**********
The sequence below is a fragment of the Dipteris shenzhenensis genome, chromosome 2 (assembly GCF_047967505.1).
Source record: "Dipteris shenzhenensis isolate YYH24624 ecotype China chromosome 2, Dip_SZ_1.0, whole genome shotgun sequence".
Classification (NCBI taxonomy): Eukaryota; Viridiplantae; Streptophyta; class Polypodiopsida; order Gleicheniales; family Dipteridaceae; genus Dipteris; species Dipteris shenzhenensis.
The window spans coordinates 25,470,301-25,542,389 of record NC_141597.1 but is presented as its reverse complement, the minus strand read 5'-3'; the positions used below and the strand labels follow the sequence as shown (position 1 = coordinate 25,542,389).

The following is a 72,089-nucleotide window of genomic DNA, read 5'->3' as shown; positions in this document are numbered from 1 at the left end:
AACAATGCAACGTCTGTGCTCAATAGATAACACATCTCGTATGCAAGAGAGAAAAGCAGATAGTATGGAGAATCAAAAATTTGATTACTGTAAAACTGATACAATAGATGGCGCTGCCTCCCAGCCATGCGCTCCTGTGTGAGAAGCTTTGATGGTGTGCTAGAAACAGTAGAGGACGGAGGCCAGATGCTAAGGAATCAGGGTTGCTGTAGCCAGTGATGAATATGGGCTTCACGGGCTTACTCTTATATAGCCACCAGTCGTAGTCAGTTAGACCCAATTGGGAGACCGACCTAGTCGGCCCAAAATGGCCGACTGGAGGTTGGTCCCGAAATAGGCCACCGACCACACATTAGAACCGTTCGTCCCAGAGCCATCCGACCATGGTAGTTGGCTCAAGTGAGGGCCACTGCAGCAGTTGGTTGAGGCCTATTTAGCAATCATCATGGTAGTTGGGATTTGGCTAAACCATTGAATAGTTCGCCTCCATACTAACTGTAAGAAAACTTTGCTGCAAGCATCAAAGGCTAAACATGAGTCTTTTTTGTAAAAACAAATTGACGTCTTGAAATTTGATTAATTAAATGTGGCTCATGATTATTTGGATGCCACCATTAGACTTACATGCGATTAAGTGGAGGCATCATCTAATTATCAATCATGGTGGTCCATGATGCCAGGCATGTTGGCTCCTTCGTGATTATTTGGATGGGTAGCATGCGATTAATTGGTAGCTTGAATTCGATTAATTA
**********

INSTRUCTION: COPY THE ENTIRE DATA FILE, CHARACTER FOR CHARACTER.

The sequence below is a fragment of the Dipteris shenzhenensis genome, chromosome 2 (assembly GCF_047967505.1).
Source record: "Dipteris shenzhenensis isolate YYH24624 ecotype China chromosome 2, Dip_SZ_1.0, whole genome shotgun sequence".
Classification (NCBI taxonomy): Eukaryota; Viridiplantae; Streptophyta; class Polypodiopsida; order Gleicheniales; family Dipteridaceae; genus Dipteris; species Dipteris shenzhenensis.
The window spans coordinates 25,470,301-25,542,389 of record NC_141597.1 but is presented as its reverse complement, the minus strand read 5'-3'; the positions used below and the strand labels follow the sequence as shown (position 1 = coordinate 25,542,389).

The following is a 72,089-nucleotide window of genomic DNA, read 5'->3' as shown; positions in this document are numbered from 1 at the left end:
AACAATGCAACGTCTGTGCTCAATAGATAACACATCTCGTATGCAAGAGAGAAAAGCAGATAGTATGGAGAATCAAAAATTTGATTACTGTAAAACTGATACAATAGATGGCGCTGCCTCCCAGCCATGCGCTCCTGTGTGAGAAGCTTTGATGGTGTGCTAGAAACAGTAGAGGACGGAGGCCAGATGCTAAGGAATCAGGGTTGCTGTAGCCAGTGATGAATATGGGCTTCACGGGCTTACTCTTATATAGCCACCAGTCGTAGTCAGTTAGACCCAATTGGGAGACCGACCTAGTCGGCCCAAAATGGCCGACTGGAGGTTGGTCCCGAAATAGGCCACCGACCACACATTAGAACCGTTCGTCCCAGAGCCATCCGACCATGGTAGTTGGCTCAAGTGAGGGCCACTGCAGCAGTTGGTTGAGGCCTATTTAGCAATCATCATGGTAGTTGGGATTTGGCTAAACCATTGAATAGTTCGCCTCCATACTAACTGTAAGAAAACTTTGCTGCAAGCATCAAAGGCTAAACATGAGTCTTTTTTGTAAAAACAAATTGACGTCTTGAAATTTGATTAATTAAATGTGGCTCATGATTATTTGGATGCCACCATTAGACTTACATGCGATTAAGTGGAGGCATCATCTAATTATCAATCATGGTGGTCCATGATGCCAGGCATGTTGGCTCCTTCGTGATTATTTGGATGGGTAGCATGCGATTAATTGGTAGCTTGAATTCGATTAATTA